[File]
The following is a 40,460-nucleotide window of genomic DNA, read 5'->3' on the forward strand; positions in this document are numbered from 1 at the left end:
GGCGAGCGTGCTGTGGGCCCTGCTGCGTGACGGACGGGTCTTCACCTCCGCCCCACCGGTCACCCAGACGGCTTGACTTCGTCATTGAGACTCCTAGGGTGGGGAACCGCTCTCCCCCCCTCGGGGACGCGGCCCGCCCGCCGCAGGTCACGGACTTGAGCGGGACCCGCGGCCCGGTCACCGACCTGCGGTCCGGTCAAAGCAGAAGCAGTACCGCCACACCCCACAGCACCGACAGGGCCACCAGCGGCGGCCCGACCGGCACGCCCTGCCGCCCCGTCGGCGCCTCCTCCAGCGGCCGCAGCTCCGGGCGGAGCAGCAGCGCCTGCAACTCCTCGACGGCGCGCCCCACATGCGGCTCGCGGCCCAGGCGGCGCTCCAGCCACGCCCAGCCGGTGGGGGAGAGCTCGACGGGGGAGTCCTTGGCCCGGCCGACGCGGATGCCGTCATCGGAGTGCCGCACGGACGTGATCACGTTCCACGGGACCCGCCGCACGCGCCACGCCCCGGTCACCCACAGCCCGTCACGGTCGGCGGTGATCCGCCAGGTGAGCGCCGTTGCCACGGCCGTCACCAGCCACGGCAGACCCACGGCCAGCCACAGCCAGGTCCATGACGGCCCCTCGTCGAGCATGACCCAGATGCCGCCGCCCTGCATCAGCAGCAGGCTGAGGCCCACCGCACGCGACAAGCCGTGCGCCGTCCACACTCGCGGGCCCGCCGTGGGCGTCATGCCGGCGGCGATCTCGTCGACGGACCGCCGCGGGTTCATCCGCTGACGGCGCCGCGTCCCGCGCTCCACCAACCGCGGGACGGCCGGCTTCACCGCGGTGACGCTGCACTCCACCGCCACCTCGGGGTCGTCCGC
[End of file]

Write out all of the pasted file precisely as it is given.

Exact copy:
The following is a 40,460-nucleotide window of genomic DNA, read 5'->3' on the forward strand; positions in this document are numbered from 1 at the left end:
GGCGAGCGTGCTGTGGGCCCTGCTGCGTGACGGACGGGTCTTCACCTCCGCCCCACCGGTCACCCAGACGGCTTGACTTCGTCATTGAGACTCCTAGGGTGGGGAACCGCTCTCCCCCCCTCGGGGACGCGGCCCGCCCGCCGCAGGTCACGGACTTGAGCGGGACCCGCGGCCCGGTCACCGACCTGCGGTCCGGTCAAAGCAGAAGCAGTACCGCCACACCCCACAGCACCGACAGGGCCACCAGCGGCGGCCCGACCGGCACGCCCTGCCGCCCCGTCGGCGCCTCCTCCAGCGGCCGCAGCTCCGGGCGGAGCAGCAGCGCCTGCAACTCCTCGACGGCGCGCCCCACATGCGGCTCGCGGCCCAGGCGGCGCTCCAGCCACGCCCAGCCGGTGGGGGAGAGCTCGACGGGGGAGTCCTTGGCCCGGCCGACGCGGATGCCGTCATCGGAGTGCCGCACGGACGTGATCACGTTCCACGGGACCCGCCGCACGCGCCACGCCCCGGTCACCCACAGCCCGTCACGGTCGGCGGTGATCCGCCAGGTGAGCGCCGTTGCCACGGCCGTCACCAGCCACGGCAGACCCACGGCCAGCCACAGCCAGGTCCATGACGGCCCCTCGTCGAGCATGACCCAGATGCCGCCGCCCTGCATCAGCAGCAGGCTGAGGCCCACCGCACGCGACAAGCCGTGCGCCGTCCACACTCGCGGGCCCGCCGTGGGCGTCATGCCGGCGGCGATCTCGTCGACGGACCGCCGCGGGTTCATCCGCTGACGGCGCCGCGTCCCGCGCTCCACCAACCGCGGGACGGCCGGCTTCACCGCGGTGACGCTGCACTCCACCGCCACCTCGGGGTCGTCCGC